# How to use succinct circuits to construct an EXPTIME complete problem?

When reasoning with NP-completeness, I find SAT and k-clique more convenient to reason with than generalized games that are NP-complete or the Turing machine model. I'm looking for something similar for EXPTIME-completeness. Wikipedia mentions:

Another set of important EXPTIME-complete problems relates to succinct circuits. Succinct circuits are simple machines used to describe some graphs in exponentially less space. They accept two vertex numbers as input and output whether there is an edge between them. For many natural P-complete graph problems, where the graph is expressed in a natural representation such as an adjacency matrix, solving the same problem on a succinct circuit representation is EXPTIME-complete, because the input is exponentially smaller; but this requires nontrivial proof, since succinct circuits can only describe a subclass of graphs.[8]

8: Papadimitriou (1994), section 20.1, page 492.

I understand the concept that you can describe some graphs using exponentially less space and use that as input, but I can't find the mentioned resource or find out how succinct graphs work exactly or how to construct an EXPTIME-complete problem.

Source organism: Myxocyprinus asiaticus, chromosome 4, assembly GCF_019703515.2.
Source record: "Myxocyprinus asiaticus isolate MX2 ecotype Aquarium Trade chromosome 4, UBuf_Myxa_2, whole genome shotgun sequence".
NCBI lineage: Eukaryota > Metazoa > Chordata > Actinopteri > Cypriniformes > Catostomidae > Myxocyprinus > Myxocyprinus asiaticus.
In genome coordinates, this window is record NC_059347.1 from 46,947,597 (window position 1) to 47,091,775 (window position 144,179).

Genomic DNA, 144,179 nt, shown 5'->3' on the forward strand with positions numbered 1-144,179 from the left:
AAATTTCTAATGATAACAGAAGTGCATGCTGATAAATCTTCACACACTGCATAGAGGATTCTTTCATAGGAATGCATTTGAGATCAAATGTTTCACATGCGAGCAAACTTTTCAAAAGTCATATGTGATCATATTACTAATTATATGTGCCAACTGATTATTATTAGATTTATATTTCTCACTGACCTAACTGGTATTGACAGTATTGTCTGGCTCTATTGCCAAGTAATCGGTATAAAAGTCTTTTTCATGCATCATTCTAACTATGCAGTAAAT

• You can find the book in any decent library. Dec 1, 2016 at 19:47
• Footnote 1 provides more details on the book. For example, its title is Computational Complexity. It is a pretty standard textbook. Dec 2, 2016 at 11:23
• I found that they have it in the University Library of Amsterdam. I'll drive there one of these days, thanks. Dec 3, 2016 at 12:03
• @AlbertHendriks you can find the book on the internet. pirate it. Dec 30, 2018 at 9:44

Suppose that $L$ is a P-complete problem, and that there is a polytime reduction $f$ from the Circuit Value Problem to $L$ in which, given an input $x_1\ldots x_n$ of size $n$, the $j$th bit of $f(x)$ is, irrespective of $x$, either constant of equals some input bit or its negation. Then the succinct version of $L$, which consists of pairs $\langle n,C \rangle$, where $C$ is a circuit on $\lceil \log_2 n \rceil$ inputs, such that $C(0) \ldots C(n-1) \in L$, is EXPTIME-complete.